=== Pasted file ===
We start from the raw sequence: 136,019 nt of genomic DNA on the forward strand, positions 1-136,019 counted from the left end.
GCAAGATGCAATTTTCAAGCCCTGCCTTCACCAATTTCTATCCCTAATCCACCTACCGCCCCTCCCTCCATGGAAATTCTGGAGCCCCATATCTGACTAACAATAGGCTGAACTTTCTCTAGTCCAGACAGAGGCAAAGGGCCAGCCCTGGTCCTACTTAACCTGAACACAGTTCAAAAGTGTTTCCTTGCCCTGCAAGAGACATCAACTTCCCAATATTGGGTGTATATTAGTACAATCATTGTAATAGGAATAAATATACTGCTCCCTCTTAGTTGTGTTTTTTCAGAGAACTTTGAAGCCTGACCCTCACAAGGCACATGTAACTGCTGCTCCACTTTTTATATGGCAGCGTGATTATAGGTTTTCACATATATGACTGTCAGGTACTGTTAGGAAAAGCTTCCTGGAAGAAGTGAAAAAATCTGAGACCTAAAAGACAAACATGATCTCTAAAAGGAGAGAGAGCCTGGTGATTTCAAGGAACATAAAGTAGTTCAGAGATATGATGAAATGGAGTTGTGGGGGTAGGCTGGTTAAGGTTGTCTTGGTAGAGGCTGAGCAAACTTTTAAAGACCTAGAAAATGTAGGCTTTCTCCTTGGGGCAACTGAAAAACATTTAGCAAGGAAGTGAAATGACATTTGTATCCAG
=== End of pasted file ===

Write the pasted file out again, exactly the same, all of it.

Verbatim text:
We start from the raw sequence: 136,019 nt of genomic DNA on the forward strand, positions 1-136,019 counted from the left end.
GCAAGATGCAATTTTCAAGCCCTGCCTTCACCAATTTCTATCCCTAATCCACCTACCGCCCCTCCCTCCATGGAAATTCTGGAGCCCCATATCTGACTAACAATAGGCTGAACTTTCTCTAGTCCAGACAGAGGCAAAGGGCCAGCCCTGGTCCTACTTAACCTGAACACAGTTCAAAAGTGTTTCCTTGCCCTGCAAGAGACATCAACTTCCCAATATTGGGTGTATATTAGTACAATCATTGTAATAGGAATAAATATACTGCTCCCTCTTAGTTGTGTTTTTTCAGAGAACTTTGAAGCCTGACCCTCACAAGGCACATGTAACTGCTGCTCCACTTTTTATATGGCAGCGTGATTATAGGTTTTCACATATATGACTGTCAGGTACTGTTAGGAAAAGCTTCCTGGAAGAAGTGAAAAAATCTGAGACCTAAAAGACAAACATGATCTCTAAAAGGAGAGAGAGCCTGGTGATTTCAAGGAACATAAAGTAGTTCAGAGATATGATGAAATGGAGTTGTGGGGGTAGGCTGGTTAAGGTTGTCTTGGTAGAGGCTGAGCAAACTTTTAAAGACCTAGAAAATGTAGGCTTTCTCCTTGGGGCAACTGAAAAACATTTAGCAAGGAAGTGAAATGACATTTGTATCCAG